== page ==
Pamuk (and/or Mina) flout the normal rules of storytelling; the mantra “show, don’t tell” is completely ignored. When a pair of newlyweds are at last alone together, he says to her, “First let me tell you of the state the international quarantine establishment finds itself in’”, and does so, at great length. “Allow me to digress,” says another character. He needn’t have asked permission – in this fictional world, digression is the norm. And yet none of these infringements of literary convention seems to matter much when set against the exuberance of Pamuk’s invention.
Pamuk has often written indirectly about Turkey’s nationalist revolution, and got into trouble with the Turkish authorities for doing so. This book can be read as a playful variation on the theme. More obviously it is a novel about a community ravaged by an incurable disease. It talks – in many different voices – about enforced isolation and lockdown. It tracks the way an epidemic justifies authoritarian measures, providing another way for Pamuk to make a veiled comment on Turkey’s current regime. It will inevitably be seen as his Covid novel, and yet, for all its rows of corpses, it seldom sounds a tragic note. Rather, it is a compendium of literary experiments, ludic, audacious, exasperating and entertaining.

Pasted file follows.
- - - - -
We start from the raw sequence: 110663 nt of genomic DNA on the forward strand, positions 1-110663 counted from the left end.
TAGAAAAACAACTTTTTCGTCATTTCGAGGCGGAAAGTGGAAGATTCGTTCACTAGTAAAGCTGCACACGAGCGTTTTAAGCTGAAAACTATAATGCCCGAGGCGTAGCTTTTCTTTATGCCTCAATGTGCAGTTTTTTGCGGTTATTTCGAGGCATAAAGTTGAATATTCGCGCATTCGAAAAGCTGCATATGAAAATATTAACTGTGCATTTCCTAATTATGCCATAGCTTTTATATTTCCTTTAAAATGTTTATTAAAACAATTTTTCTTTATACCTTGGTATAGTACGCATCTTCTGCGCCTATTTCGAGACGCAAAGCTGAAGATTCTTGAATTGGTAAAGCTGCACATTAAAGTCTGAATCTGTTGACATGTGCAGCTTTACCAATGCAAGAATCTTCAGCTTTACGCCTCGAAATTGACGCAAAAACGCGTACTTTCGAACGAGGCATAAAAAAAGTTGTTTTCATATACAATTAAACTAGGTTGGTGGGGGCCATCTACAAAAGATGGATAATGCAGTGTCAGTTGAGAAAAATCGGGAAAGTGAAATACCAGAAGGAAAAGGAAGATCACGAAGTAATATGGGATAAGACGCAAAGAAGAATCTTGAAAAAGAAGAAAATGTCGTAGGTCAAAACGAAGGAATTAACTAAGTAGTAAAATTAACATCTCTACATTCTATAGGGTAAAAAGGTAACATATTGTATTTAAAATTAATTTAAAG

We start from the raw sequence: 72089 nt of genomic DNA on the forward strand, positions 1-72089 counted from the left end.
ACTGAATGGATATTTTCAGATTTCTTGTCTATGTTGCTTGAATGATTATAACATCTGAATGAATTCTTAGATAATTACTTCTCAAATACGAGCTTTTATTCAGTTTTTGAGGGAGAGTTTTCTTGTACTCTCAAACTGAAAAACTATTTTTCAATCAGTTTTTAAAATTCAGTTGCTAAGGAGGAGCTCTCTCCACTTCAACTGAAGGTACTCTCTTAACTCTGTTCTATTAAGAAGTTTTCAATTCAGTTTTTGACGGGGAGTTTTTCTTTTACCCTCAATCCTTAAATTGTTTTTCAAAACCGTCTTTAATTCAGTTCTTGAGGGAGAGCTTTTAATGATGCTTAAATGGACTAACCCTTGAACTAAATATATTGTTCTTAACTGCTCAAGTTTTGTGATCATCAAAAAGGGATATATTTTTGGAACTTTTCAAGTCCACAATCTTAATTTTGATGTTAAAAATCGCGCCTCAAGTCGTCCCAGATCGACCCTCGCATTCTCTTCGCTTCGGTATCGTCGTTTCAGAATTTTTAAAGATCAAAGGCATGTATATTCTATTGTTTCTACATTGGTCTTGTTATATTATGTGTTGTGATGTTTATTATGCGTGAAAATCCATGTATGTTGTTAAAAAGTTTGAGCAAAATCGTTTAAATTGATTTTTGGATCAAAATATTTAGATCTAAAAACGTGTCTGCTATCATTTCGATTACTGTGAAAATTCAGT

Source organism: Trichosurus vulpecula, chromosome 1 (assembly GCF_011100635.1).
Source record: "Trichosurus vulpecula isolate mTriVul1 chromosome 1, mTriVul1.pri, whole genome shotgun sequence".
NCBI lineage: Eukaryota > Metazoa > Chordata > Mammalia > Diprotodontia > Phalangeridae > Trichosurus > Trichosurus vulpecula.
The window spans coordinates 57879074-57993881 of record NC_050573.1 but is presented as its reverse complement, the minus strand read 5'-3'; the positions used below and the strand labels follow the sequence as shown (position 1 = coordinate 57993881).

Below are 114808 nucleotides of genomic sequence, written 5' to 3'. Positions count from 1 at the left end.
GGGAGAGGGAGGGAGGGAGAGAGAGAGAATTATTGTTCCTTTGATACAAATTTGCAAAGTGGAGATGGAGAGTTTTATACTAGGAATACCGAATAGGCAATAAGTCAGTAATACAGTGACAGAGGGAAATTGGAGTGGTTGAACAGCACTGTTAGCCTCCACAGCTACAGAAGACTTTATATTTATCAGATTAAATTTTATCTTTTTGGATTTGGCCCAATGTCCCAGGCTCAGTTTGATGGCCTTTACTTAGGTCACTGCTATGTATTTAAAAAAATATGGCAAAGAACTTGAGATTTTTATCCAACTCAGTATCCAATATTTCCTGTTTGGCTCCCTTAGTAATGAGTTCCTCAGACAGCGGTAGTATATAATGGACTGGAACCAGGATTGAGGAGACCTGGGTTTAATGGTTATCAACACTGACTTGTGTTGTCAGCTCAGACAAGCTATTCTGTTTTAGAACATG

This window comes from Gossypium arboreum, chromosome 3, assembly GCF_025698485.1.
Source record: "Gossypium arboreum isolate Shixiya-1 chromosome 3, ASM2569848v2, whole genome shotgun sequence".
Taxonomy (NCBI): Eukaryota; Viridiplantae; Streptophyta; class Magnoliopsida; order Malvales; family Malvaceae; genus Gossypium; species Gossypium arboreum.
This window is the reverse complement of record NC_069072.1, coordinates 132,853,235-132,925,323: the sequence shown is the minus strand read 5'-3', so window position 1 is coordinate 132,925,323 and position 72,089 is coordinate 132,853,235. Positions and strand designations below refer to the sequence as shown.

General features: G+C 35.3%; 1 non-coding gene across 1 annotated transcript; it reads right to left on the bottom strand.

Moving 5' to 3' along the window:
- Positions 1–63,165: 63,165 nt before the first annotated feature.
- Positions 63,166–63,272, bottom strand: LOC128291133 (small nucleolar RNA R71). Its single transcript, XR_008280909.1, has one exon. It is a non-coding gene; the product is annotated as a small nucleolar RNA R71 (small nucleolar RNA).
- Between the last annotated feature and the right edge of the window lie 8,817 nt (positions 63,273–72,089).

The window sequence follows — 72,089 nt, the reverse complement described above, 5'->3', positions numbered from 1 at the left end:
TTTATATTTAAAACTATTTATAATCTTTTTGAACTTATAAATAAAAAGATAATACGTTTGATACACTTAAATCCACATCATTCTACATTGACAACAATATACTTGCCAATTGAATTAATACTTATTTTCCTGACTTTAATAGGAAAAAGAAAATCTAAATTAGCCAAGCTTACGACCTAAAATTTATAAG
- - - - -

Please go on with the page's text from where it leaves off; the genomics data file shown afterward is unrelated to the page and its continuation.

In 1901, a man in a major’s uniform agleam with medals steps on to the balcony of a government building and brandishes a flag. Blood is spurting from a bullet wound in his arm but, undaunted, he cries out to the crowd assembled beneath him: “From this moment on, our land is free. Long live the Mingherian nation, long live liberty!”
Fifty-eight years later, a little girl repeats those words to her great-grandmother. The child has learned in primary school about her nation’s birth. She has memorised poems about it. She has seen pictures – all, remarks the narrator sardonically, “clearly influenced by Delacroix’s Liberty Leading the People ’”. There are trinket shops full of souvenirs based on those images. She has visited the museum devoted to the Heroic Commander.